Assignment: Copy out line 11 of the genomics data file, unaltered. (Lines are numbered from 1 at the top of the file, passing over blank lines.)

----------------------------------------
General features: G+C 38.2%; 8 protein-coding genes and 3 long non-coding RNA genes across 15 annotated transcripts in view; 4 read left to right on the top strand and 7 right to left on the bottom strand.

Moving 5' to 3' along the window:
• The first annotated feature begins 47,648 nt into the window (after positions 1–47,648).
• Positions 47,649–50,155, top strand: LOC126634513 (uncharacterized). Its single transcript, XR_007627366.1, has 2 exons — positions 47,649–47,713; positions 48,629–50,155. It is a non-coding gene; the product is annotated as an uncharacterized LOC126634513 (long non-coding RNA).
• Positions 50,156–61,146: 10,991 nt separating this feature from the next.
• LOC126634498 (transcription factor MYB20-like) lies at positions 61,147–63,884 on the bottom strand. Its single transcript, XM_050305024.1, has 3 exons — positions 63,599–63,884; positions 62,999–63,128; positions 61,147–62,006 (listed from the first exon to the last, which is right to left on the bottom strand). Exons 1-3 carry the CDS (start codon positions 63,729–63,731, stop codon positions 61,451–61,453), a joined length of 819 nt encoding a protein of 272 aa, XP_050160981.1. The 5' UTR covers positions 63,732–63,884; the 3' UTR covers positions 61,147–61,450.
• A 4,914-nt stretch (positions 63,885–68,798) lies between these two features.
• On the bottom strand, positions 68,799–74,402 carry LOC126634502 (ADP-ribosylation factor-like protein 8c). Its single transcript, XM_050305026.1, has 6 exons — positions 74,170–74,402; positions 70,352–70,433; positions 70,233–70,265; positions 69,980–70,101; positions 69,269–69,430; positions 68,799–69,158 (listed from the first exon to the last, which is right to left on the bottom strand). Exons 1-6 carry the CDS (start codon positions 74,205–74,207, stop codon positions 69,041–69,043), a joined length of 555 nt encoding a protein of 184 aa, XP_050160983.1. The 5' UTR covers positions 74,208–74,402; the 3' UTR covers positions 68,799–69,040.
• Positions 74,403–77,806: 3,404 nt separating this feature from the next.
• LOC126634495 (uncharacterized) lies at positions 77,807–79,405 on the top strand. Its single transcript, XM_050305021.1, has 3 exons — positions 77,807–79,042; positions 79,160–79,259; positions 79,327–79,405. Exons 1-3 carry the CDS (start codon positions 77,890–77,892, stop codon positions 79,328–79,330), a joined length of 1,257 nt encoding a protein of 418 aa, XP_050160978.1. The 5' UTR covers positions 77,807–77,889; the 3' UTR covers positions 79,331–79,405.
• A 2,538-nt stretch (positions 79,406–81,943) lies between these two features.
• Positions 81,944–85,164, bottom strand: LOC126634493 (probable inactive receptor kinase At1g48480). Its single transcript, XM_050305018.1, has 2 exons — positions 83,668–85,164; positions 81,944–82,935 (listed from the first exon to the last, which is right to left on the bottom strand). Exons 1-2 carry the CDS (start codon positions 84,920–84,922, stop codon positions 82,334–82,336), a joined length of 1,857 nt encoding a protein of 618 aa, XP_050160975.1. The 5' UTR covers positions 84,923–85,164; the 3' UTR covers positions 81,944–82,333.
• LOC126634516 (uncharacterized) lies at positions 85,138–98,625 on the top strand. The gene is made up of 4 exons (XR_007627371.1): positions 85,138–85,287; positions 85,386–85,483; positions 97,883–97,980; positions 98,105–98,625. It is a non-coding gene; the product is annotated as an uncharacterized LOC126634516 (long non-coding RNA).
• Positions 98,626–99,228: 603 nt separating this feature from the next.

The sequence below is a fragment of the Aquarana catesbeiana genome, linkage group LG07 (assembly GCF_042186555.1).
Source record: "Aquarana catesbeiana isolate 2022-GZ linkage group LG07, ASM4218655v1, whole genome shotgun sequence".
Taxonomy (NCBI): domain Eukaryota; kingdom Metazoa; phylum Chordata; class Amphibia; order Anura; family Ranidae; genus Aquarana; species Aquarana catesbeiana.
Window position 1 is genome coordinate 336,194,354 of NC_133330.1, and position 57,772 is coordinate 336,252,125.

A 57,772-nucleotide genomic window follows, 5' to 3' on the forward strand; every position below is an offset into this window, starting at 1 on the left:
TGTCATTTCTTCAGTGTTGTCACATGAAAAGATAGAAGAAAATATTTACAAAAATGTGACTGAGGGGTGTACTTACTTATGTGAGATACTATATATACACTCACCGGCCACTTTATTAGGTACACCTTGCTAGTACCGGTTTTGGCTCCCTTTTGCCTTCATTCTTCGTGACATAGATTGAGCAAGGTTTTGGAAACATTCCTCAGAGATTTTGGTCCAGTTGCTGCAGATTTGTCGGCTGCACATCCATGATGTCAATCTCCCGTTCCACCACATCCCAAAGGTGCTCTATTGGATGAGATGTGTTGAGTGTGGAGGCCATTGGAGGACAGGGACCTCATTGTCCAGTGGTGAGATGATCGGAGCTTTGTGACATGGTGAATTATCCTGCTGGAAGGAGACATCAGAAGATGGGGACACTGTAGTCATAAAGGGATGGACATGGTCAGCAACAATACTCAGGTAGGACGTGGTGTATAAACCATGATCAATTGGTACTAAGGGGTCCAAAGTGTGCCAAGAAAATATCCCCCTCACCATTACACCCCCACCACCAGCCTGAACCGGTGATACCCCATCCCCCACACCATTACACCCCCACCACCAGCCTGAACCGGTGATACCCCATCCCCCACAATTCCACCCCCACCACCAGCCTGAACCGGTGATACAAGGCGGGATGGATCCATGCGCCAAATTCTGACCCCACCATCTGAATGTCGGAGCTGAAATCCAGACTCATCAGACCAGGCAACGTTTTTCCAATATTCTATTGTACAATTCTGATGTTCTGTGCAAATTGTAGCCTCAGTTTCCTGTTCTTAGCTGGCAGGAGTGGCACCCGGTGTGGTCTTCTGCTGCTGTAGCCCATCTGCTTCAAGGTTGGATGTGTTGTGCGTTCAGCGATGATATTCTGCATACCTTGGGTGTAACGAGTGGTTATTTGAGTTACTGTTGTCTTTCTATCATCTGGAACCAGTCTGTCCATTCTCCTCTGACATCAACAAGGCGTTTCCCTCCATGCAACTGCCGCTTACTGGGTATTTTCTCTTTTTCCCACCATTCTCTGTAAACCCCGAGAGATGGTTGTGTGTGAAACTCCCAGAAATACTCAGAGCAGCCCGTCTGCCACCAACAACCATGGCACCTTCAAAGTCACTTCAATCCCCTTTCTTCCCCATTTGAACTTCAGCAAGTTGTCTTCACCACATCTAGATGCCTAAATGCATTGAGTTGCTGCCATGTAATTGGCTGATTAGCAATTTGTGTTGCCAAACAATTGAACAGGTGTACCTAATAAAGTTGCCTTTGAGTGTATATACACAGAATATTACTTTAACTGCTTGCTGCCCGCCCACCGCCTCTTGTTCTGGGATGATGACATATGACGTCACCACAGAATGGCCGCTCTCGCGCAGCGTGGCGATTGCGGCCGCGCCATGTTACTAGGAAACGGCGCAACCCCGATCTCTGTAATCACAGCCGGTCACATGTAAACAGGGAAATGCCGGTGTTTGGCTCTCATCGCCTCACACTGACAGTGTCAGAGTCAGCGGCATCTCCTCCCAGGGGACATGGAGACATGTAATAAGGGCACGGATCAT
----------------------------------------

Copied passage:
• A 2,538-nt stretch (positions 79,406–81,943) lies between these two features.